Institute of Social Anthropology

Staff

 

Carolin Fischer joined the Institute of Social Anthropology as Ambizione Research Fellow in early 2020 with a four-year project entitled Violent Safe Havens? Exploring Articulations and Repercussions of Violence in Refugee Reception and Settlement. Drawing on ethnographic case studies, the project seeks to uncover how refugees who have been granted legal protection in Switzerland and Norway, experience violence and how experiences of violence affect images of the self and aspirations for the future. 

From 2014 – 2019, Carolin was post-doctoral researcher in the project Gender as a Boundary Marker in Migration, Citizenship and Belonging (https://nccr-onthemove.ch/projects/gender-as-boundary-marker-in-migration-and-mobility-case-studies-from-switzerland/) at the University of Neuchâtel as part of the NCCR – on the move. In addition, she led an international research project entitled Engendering migration, development and belonging: The experiences of recently arrived Afghans in Europe, funded by the Swiss Network of International Studies (SNIS) (https://snis.ch/project/engendering-migration-development-and-belonging-the-experiences-of-recently-arrived-afghans-in-europe/). She taught Bachelor and Masters level classes in social sciences on transnationalism, culture and ethnicity and qualitative methods at Neuchâtel, the University of Basel and the University of Oxford.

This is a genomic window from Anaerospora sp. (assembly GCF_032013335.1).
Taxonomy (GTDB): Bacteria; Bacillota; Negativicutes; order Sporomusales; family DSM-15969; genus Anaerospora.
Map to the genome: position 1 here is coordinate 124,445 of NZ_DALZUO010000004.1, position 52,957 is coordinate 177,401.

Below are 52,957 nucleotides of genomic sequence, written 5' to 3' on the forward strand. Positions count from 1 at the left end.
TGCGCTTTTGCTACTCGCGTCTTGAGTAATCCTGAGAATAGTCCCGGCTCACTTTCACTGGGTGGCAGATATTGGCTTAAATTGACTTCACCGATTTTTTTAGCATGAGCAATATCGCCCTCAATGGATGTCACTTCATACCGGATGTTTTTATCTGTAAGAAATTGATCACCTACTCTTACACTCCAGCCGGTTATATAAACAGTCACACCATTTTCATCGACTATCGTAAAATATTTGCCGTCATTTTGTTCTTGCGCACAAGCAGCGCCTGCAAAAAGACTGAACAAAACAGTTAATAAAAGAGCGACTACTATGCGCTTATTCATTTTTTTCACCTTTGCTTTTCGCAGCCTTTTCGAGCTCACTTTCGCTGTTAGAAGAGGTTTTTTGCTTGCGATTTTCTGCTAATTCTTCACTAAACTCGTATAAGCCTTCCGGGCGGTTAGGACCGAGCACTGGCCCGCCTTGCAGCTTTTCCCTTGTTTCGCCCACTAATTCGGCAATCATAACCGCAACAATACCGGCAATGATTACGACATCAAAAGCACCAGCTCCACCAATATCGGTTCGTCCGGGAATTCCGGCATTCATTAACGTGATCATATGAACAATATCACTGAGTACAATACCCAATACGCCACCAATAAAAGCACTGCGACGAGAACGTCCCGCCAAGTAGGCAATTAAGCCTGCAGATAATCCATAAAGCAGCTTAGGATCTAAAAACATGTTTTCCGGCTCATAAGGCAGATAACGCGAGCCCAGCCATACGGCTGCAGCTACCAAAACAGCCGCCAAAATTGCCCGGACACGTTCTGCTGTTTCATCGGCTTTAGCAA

Carolin holds a DPhil (PhD) in Development Studies from the University of Oxford, where she also worked as a research and teaching assistant at the Centre on Migration, Policy and Society (COMPAS), the International Migration Institute (IMI) and the Refugee Studies Centre (RSC). In 2007, she acquired a diploma degree in Sociology from Bielefeld University, Germany.

Carolin is interested in the links between migration and violence, particularly precarity, uncertainty and agency in refugee reception and settlement. Her recent work addresses issues of membership, belonging, participation, inclusion and exclusion of migrants in host countries. She adopts reflexive and intersectional perspectives and critically examines knowledge production in migration and mobility research. Carolin also has extensive experience in using relationality, intra- and inter-group boundaries and structure/agency theories to study diaspora formation, diaspora - home country relations and transnational engagements.